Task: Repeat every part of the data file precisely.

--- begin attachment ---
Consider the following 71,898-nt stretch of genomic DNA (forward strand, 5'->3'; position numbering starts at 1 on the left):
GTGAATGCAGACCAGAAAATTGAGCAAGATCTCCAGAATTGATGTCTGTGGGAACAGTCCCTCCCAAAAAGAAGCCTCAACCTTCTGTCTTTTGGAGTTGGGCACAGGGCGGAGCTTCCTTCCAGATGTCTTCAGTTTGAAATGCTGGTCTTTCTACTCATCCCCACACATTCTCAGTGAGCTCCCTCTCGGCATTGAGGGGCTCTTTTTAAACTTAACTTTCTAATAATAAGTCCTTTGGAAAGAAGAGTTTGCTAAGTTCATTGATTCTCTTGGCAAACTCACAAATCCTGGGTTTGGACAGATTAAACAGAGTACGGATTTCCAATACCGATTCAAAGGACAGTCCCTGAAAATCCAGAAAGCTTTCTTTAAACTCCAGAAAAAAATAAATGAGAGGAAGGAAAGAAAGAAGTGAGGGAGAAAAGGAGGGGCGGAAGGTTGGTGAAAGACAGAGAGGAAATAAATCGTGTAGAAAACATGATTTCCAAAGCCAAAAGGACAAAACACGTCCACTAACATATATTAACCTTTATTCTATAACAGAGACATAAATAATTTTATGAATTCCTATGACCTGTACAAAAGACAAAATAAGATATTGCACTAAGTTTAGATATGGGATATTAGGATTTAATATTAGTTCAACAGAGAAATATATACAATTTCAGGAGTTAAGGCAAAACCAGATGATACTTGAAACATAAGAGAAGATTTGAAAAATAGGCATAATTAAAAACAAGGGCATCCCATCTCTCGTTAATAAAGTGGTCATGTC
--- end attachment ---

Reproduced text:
Consider the following 71,898-nt stretch of genomic DNA (forward strand, 5'->3'; position numbering starts at 1 on the left):
GTGAATGCAGACCAGAAAATTGAGCAAGATCTCCAGAATTGATGTCTGTGGGAACAGTCCCTCCCAAAAAGAAGCCTCAACCTTCTGTCTTTTGGAGTTGGGCACAGGGCGGAGCTTCCTTCCAGATGTCTTCAGTTTGAAATGCTGGTCTTTCTACTCATCCCCACACATTCTCAGTGAGCTCCCTCTCGGCATTGAGGGGCTCTTTTTAAACTTAACTTTCTAATAATAAGTCCTTTGGAAAGAAGAGTTTGCTAAGTTCATTGATTCTCTTGGCAAACTCACAAATCCTGGGTTTGGACAGATTAAACAGAGTACGGATTTCCAATACCGATTCAAAGGACAGTCCCTGAAAATCCAGAAAGCTTTCTTTAAACTCCAGAAAAAAATAAATGAGAGGAAGGAAAGAAAGAAGTGAGGGAGAAAAGGAGGGGCGGAAGGTTGGTGAAAGACAGAGAGGAAATAAATCGTGTAGAAAACATGATTTCCAAAGCCAAAAGGACAAAACACGTCCACTAACATATATTAACCTTTATTCTATAACAGAGACATAAATAATTTTATGAATTCCTATGACCTGTACAAAAGACAAAATAAGATATTGCACTAAGTTTAGATATGGGATATTAGGATTTAATATTAGTTCAACAGAGAAATATATACAATTTCAGGAGTTAAGGCAAAACCAGATGATACTTGAAACATAAGAGAAGATTTGAAAAATAGGCATAATTAAAAACAAGGGCATCCCATCTCTCGTTAATAAAGTGGTCATGTC